The cannabis plant is extremely complex. It has hundreds of different compounds, all playing a role in how it affects us. 

The most well-known of these compounds are called cannabinoids. These are the active ingredients in cannabis flower. The most prevalent are THC, which gets people high, and CBD, which is not psychoactive and better known for its therapeutic benefits.

There are also lesser-known cannabinoids, including CBN, CBG, and THC-V. These compounds are also used for wellness.

Another set of crucial compounds in weed are called terpenes. You may have been hearing more about terpenes (also called terps) in dispensaries or seen them on cannabis labels. But what do they do and why do they matter?

Two cannabis flower nugs rich in terpenes are held up in a black glove.

What cannabis terpenes give this beautiful nug its rich flavor profile?

What are cannabis terpenes?

Terpenes are the organic compounds in all plants responsible for their aroma and flavor. When you smell a rose or a lilac bush, those are terps. There are at least 20,000 different terpenes in the natural world.

Terpenes are often found in finished goods as essential oils and are likely in a variety of cleaning products and personal care items like shampoos and lotions in your house right now. They have been found to have a myriad of benefits.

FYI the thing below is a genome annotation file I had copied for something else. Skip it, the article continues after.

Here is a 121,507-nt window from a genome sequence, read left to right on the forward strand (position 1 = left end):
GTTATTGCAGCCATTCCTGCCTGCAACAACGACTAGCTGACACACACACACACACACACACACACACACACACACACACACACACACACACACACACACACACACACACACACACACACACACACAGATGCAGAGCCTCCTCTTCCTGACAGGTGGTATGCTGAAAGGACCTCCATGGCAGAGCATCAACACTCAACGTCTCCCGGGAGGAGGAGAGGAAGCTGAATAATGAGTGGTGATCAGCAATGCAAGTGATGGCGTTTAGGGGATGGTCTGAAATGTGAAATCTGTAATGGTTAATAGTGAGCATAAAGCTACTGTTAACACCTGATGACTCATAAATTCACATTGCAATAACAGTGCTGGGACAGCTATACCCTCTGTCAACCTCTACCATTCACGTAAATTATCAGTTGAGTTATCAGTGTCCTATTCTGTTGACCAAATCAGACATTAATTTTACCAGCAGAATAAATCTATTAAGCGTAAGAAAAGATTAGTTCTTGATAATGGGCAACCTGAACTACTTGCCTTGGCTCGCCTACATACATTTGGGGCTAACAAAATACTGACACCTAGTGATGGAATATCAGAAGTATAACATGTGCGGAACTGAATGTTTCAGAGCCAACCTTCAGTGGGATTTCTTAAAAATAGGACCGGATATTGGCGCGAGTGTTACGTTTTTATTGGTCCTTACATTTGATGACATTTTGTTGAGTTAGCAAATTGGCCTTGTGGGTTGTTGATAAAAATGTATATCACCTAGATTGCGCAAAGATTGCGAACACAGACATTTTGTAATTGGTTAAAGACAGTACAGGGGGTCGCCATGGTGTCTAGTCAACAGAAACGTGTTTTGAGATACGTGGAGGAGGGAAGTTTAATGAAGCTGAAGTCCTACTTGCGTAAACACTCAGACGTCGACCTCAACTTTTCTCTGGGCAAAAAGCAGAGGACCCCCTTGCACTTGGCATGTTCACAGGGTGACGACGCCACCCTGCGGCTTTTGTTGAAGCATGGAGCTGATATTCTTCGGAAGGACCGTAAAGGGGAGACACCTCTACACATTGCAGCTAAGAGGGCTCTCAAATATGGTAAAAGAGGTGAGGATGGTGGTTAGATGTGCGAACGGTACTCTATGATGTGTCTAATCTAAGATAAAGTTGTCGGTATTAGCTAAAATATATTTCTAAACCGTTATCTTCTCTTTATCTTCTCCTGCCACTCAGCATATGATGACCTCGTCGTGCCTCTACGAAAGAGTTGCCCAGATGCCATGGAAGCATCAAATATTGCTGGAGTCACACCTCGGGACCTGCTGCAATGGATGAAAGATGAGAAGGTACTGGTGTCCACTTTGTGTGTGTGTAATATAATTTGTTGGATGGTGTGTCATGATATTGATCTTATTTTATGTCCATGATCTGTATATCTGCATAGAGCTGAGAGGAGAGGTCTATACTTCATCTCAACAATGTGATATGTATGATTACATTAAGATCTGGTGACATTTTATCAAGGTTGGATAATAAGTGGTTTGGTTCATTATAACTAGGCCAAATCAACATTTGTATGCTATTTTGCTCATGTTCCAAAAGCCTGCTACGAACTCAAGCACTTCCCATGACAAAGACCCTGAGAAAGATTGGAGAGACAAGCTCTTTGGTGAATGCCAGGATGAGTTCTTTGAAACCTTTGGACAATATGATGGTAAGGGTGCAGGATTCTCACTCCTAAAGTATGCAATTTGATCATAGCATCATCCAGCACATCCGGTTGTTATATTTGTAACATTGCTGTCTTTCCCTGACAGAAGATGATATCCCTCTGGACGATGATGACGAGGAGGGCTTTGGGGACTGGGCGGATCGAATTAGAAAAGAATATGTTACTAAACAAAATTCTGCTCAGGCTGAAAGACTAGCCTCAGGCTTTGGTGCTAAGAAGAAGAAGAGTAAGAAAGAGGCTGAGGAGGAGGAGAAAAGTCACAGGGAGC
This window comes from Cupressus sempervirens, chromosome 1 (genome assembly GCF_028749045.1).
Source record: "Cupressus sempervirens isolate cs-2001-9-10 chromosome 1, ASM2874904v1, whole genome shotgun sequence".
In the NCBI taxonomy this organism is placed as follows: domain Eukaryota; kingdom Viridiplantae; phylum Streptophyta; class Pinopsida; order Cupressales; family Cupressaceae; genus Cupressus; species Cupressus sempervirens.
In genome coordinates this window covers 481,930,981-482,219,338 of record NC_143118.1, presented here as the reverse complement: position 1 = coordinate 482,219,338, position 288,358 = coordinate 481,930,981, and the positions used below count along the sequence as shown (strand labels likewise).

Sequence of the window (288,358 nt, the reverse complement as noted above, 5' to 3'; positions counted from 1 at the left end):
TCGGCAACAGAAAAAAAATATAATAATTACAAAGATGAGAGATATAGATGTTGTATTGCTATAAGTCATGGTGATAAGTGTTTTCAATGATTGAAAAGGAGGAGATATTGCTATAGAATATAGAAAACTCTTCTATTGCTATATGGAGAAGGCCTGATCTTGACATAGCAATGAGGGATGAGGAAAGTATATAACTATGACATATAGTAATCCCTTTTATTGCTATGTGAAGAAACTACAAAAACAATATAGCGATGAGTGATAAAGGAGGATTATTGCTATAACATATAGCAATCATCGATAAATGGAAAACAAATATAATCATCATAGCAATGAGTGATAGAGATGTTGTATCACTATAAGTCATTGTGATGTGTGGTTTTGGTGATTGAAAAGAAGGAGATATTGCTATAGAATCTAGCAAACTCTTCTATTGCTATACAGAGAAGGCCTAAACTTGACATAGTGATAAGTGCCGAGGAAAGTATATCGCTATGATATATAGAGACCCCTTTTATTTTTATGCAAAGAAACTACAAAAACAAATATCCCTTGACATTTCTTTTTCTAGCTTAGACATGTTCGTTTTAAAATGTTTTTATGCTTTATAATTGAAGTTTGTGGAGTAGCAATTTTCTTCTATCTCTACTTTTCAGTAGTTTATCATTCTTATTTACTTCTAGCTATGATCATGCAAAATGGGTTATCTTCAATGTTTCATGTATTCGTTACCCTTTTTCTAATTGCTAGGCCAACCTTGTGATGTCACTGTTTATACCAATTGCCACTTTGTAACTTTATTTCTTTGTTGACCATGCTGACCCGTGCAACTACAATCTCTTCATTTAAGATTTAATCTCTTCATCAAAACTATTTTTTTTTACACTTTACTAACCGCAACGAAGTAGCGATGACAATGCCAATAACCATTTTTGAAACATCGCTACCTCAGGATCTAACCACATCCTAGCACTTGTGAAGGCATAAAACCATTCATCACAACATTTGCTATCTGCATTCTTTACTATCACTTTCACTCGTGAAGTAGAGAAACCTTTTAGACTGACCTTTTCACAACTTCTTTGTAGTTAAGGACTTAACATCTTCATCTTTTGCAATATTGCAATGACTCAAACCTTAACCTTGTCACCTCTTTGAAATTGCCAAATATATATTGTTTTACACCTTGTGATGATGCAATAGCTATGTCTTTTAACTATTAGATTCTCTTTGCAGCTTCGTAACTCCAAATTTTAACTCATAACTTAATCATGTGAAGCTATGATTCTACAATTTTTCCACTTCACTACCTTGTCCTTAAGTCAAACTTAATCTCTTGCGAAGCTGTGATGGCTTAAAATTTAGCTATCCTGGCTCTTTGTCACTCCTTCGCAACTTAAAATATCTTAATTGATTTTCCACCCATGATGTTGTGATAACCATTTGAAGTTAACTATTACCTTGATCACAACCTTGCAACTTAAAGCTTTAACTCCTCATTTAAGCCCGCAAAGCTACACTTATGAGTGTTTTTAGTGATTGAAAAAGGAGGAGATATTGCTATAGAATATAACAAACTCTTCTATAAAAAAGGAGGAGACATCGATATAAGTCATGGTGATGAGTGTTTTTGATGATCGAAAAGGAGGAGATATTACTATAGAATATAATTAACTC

In cannabis, terps do even more than just give the plant its familiar smell and taste. They also play a big part in how a particular strain of weed will affect you. If cannabinoids like THC are the gas powering your high, then terpenes are the GPS system guiding where you will go.

Cannabinoids, terpenes, and the entourage effect

The synergy between terpenes, cannabinoids, and the other active ingredients within the cannabis plant is often referred to as the entourage effect. The theory is that these compounds work together to enhance one another’s abilities.

There has been a bit of research to support this idea. For example, a terpene called myrcene may have neuroprotective abilities when combined with CBD and THC. Another terp known as limonene could boost the anti-inflammatory benefits of these cannabinoids when taken in tandem.

Full spectrum vs cannabis-derived terpenes

Terpenes are multifaceted, offering a rich bouquet. When isolated, monoterpenes typically offer a fresher, lighter scent. Another layer, called sesquiterpenes is usually a bit danker.

Many products containing cannabis extract, such as concentrates and edibles, are referred to as full spectrum. This means they contain nearly all of the same compounds as the original plant (the true full spectrum). Broad spectrum products contain parts of the plant but not all. Terpenes can also be called full spectrum when all layers are present.